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Surf Air, locals ask FAA to let airline fly over Bay Peninsula as it heads to the San Carlos Airport, the letter says. The letter, dated Dec. 30, but ocal residents, officials and distributed via email on Jan. 3, Surf Air are all trying to says the alternate flight path, convince the Federal Avia- known as the Bayside approach, tion Administration to let the “was developed for use by Surf commuter airline continue to fly Air in an effort to reduce aircraft an alternate route that has allowed noise for approximately 140,000 Surf Air flights to go over the Bay residents living near the GPS instead of Midpeninsula neigh- approach into the San Carlos borhoods 60 percent of the time, Airport.” The letter says Surf Air while the federal agency evaluates used the alternate route for about 60 percent of its flights during a six-month trial of the route. the trial period. San Mateo Surf Air started County officials using the San announced last week that the Surf Air must go back Carlos Airport route over the to using the original in June 2013 now schedBay the comGPS route that takes and ules as many as muter airline 38 flights a day had been using it over residential arriving at or as it headed to neighborhoods and departing from the San Carlos a number of schools San Carlos. Its Airport, when customers pay weather and air in Menlo Park and a monthly fee traffic condiAtherton. for unlimited tions allowed, flights within is no longer an option while the FAA evaluates California and to Las Vegas. The the six-month trial of the route. airline recently started a separate operation in Europe. The trial began in July. Soon after Surf Air started up A letter from San Mateo County Assistant County Manager with only a few flights a day, local Mike Callagy says that starting residents began complaining Thursday, Jan. 5, Surf Air no about the noise from the Pilatus longer had FAA permission to PC-12 turboprop planes used use the alternate route, at least by the airline, which have been until the FAA evaluation of the tested to be louder than jets. Although all involved admit trial is over. Instead Surf Air must go back to they knew that use of the Bayside using the original GPS route that route was a trial, most seemed takes it over residential neighbor- surprised by its abrupt halt. “We’ve known from the beginhoods and a number of schools in Menlo Park, Atherton, North ning that this was a six-month Fair Oaks and other parts of the test,” said Jim Sullivan, Surf Air’s By Barbara Wood Almanac Staff Writer









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senior vice president of operations. “We really didn’t know what was going to happen at the end.” He said Surf Air pilots “are going to be pretty disappointed” to no longer be able to use the Bayside route. “They enjoyed flying it.” Mr. Sullivan said he had been in touch with the FAA and other officials to make sure Surf Air can’t keep using the route during the evaluation. He said he does not know how long the FAA’s evaluation of the trial will take. County officials also said they

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Graphic by Kristin Brown/The Almanac

The green line on this map shows the route over the Bay that Surf Air has been using for the past six months when weather and air traffic conditions allowed. The red line is the GPS approach the airline used at other times and will be its only option while the FAA evaluates the six-month trial of the alternative route.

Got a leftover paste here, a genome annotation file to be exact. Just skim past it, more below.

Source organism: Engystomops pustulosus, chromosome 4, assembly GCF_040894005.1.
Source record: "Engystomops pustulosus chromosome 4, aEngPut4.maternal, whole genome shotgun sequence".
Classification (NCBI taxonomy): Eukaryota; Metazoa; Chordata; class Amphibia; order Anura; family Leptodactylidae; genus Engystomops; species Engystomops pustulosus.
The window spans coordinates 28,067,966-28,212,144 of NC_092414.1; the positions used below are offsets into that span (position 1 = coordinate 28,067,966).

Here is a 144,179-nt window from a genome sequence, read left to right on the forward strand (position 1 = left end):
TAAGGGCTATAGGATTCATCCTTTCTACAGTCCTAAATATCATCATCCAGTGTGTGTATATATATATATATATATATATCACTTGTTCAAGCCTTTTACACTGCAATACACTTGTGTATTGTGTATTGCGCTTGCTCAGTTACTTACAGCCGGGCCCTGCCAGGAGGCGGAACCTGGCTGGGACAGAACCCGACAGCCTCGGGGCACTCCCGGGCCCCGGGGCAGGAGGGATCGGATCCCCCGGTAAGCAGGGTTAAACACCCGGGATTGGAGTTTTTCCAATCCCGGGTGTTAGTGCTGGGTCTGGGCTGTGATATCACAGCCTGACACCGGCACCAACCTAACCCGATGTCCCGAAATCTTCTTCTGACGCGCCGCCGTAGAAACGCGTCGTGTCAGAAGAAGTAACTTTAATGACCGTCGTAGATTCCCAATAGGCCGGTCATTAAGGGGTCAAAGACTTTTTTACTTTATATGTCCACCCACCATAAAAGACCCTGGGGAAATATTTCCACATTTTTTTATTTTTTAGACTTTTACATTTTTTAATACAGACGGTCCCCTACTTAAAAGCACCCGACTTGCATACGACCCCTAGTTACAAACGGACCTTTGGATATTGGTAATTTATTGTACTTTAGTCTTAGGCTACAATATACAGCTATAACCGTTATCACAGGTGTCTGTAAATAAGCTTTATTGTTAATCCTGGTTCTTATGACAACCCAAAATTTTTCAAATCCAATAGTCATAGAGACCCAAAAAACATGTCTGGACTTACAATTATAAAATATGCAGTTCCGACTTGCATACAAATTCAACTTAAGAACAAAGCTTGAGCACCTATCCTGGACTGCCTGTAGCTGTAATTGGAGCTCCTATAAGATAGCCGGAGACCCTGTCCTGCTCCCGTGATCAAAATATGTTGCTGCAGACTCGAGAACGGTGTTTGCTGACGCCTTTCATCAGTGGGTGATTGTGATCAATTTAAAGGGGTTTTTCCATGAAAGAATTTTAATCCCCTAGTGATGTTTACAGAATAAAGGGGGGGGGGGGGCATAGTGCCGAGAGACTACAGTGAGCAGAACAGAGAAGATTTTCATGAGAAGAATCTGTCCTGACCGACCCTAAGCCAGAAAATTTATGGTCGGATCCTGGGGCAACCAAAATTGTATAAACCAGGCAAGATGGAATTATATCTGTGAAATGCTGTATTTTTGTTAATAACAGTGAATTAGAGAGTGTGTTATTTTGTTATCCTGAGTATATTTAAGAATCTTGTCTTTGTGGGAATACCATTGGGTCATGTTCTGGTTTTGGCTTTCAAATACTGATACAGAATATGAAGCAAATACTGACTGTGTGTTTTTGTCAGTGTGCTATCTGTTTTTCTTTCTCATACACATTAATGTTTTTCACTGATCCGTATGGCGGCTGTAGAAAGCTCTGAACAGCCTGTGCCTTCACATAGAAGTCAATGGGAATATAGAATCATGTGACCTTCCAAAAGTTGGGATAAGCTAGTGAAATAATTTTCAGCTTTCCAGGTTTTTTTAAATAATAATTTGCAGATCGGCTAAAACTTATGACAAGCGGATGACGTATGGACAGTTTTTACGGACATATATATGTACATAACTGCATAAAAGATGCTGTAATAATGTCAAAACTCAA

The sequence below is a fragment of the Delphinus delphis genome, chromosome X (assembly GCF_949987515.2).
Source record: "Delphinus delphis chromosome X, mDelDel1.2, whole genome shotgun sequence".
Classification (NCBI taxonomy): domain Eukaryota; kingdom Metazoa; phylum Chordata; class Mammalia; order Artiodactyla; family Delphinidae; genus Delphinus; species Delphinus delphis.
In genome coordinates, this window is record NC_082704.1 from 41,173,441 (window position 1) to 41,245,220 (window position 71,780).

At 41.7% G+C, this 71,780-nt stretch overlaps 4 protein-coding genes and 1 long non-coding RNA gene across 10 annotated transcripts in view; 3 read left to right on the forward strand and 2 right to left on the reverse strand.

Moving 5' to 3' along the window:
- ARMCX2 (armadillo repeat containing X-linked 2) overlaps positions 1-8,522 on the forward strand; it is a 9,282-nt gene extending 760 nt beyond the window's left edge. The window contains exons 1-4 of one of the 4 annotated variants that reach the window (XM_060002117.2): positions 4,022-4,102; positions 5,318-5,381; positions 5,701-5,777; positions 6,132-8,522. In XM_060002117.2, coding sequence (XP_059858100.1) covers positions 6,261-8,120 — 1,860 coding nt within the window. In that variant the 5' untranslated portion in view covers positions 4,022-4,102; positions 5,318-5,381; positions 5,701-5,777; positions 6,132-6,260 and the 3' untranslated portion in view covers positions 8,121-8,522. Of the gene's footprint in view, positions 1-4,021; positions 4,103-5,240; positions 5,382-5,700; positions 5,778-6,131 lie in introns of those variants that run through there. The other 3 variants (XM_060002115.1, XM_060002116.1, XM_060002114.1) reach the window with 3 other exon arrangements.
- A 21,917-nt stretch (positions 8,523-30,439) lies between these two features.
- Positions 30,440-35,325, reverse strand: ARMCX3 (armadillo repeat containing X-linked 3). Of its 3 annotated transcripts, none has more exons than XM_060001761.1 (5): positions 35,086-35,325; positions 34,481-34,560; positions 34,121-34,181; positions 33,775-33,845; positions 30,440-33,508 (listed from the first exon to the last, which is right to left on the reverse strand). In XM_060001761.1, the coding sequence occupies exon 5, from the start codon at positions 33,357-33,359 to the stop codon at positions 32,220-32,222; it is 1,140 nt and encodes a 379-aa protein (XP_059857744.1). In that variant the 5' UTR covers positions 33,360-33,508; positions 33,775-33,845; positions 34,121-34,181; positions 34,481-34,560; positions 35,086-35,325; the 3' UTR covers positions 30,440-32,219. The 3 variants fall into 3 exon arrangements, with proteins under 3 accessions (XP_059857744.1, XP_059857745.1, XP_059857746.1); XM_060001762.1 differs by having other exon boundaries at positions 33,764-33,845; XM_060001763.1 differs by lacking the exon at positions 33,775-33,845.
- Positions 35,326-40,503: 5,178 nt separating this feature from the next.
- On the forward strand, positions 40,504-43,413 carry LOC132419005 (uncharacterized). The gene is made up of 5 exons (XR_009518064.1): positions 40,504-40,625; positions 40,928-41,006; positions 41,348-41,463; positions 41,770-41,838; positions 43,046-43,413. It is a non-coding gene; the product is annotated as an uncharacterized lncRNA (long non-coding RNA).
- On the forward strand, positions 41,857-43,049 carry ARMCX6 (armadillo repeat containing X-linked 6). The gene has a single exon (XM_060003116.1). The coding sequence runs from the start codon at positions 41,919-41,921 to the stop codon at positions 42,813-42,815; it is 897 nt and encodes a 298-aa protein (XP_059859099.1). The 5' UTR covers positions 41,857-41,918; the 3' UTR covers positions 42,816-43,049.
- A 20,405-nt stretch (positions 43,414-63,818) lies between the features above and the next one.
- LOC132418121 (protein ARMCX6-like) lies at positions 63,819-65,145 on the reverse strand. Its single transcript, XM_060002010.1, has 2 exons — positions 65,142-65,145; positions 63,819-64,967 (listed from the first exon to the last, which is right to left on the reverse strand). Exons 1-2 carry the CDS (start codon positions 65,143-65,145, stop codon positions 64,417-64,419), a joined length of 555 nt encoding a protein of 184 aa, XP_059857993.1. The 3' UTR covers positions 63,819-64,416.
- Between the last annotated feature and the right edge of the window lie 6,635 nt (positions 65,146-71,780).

10QThe AlmanacQAlmanacNews.comQJanuary 11, 2017

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also were not sure of details of the evaluation. Mr. Callagy said the county hopes the FAA sees the continuation of the alternative route “as not the perfect solution to this ongoing issue, but rather the best solution for now to bring some relief to those most impacted by commercial flights coming into the San Carlos Airport.” Atherton Mayor Mike Lempres said he had received numerous emails from residents upset about the ending of the Bayside route trial. He said the town would let the FAA know “we don’t want this to go back to the

old way” and try to get permission to continue to use the route during the evaluation period. “It’s clearly important to our residents,” he said. Adam Ullman, a resident of North Fair Oaks who lives directly under Surf Air’s GPS flight path to the San Carlos Airport, said he was “not surprised, but I’m obviously very disappointed” about the ending of the trial. Use of the Bayside route meant “we would still hear the planes but the frequency was reduced — absolutely reduced,” he said. “Instead of it being a constant nuisance, it became a more infrequent one.” However, he admitted, “we’ve always known that this was a sixmonth test period and we could go back to square one. Here we are at square one.” Board of Supervisors President Don Horsley said he at first had believed the FAA’s approval of the Bayside route was permanent. “Only later did the county become aware that this was a ‘test’ and the county didn’t necessarily know that the FAA would abruptly end the test,” he said. In March, the county’s Board of Supervisors authorized a study of noise issues connected to the San Carlos Airport. Issuing of the final report and recommendations from the study has been delayed several times, and in December Supervisor Horsley said the report should be back before the supervisors in January or February. Mr. Callagy’s letter says the FAA’s analysis will look at “environmental, operational and community impacts and will include an opportunity to provide public comments.” A

The Almanac January 11, 2017  
The Almanac January 11, 2017